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April 25, 2013 6:07 pm
The Look of Love was originally going to be called The King of Soho, but since the son of the King of Soho himself – pornographer and property magnate Paul Raymond – threatened legal action, it declined to its more unprepossessing title. The softer name suits: it’s a minor film. Director Michael Winterbottom’s fourth collaboration with Steve Coogan, this follows Raymond’s progress as strip-club baron and erotic magazine millionaire from the 1960s through to the 1990s.
Steve Coogan as Raymond is always companionable and bumbling and essentially unflappable, even when doing horrible things like abandoning his long-suffering wife (an excellent Anna Friel, brisk and refreshing, a petite actress who does everything from a great height) without breaking sweat. Coogan’s extreme side parting and half-smiling manner have more than a touch of his comic character Alan Partridge. “Say what you like about [child-murderer] Myra Hindley,” claims Raymond, très Alan, “she was a looker.” How like or unlike the real Raymond is he even trying to be? Since Coogan’s persona is a reality he has very carefully set up, it’s impossible to say, and it doesn’t actually matter. The role itself is just a portrait, a sketch, not quite complete.
I met Raymond several times as a very green young reporter working for a local London paper and can only remember his aura of shady enterprises and clip-on Lego hair – a yellowing enormo-bouffant – that acted as a kind of centripetal force, sucking all the focus in the room. The man was famously proud of Soho, half of which he owned and which now belongs to his granddaughters. He is seen in the movie gladhanding locals at the Coach and Horses pub or surrounded by working girls with shampoos and sets in his revue bar, or lavishing bonhomie on some dolled-up sweetie in his OTT apartment.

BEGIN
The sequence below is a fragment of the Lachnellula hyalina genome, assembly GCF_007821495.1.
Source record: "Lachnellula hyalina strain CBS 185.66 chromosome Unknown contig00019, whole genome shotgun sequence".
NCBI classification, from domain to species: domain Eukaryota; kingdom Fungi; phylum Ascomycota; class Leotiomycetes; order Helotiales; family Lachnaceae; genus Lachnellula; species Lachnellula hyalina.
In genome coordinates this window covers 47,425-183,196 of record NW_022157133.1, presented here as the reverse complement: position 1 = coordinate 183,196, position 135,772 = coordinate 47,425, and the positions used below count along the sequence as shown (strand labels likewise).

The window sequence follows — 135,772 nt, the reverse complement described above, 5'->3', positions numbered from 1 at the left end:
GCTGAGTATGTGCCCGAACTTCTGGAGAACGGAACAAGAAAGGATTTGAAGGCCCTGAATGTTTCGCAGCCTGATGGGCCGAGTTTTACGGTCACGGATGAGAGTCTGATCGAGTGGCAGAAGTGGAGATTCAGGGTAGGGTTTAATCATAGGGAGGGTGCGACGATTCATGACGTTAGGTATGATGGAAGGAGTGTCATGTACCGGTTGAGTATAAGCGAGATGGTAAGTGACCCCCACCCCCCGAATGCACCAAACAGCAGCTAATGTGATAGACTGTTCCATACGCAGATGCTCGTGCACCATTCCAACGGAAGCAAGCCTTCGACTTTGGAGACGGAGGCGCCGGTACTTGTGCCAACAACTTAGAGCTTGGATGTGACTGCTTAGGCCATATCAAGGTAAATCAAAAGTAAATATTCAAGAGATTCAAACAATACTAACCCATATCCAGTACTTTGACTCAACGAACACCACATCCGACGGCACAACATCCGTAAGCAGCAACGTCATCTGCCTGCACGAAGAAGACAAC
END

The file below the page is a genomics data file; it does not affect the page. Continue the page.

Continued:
Some of these moments have a nice, properly dropped-in-on quality. Winterbottom has always had the innate knack of knowing precisely how long scenes ought to be. Raymond is ever the centre of the party, which of course is the appeal of the project in the first place: the party animal milieu is intrinsically fascinating to film-makers and actors, especially when the party animal remains magically, Cooganishly likeable even when chopping out lines of cocaine for his champagne-soaked dreamer of a troubled daughter (a staggeringly brilliant – when isn’t she? – Imogen Poots) while she is actually at hospital giving birth.
So, the film moves from the jolly, various, all-natural breasts of the Sixties to the spray-tanned silicone bazookas and all-off waxes of the Eighties (if the film makes you feel sad about anything, it’s this) and roams particularly appreciatively all over the body of Raymond’s lover, played by the 24-year-old tightrope-lean sensualist and unbelievable sexpot Tamsin Egerton, aka the British Bo Derek. And you can’t help thinking, at the risk of sounding like a prude – something a film like this rather aggressively challenges you not to be – that it’s all basically a way of getting some exceptionally nice knockers onto the screen.
And there are so many of them here. These girls may be standing with their bottoms out in a scene in which Coogan is looking pointedly bored and talking in a mundane way about the weather – they are ostensibly being filmed at an ironic distance – but their nudity is still the most important thing in the scene. And isn’t that one of the cheapest jokes there is? Isn’t that so very British? That age-old, Carry On -ish juxtaposition of mundanity with the erotic. The Benny Hill imperative.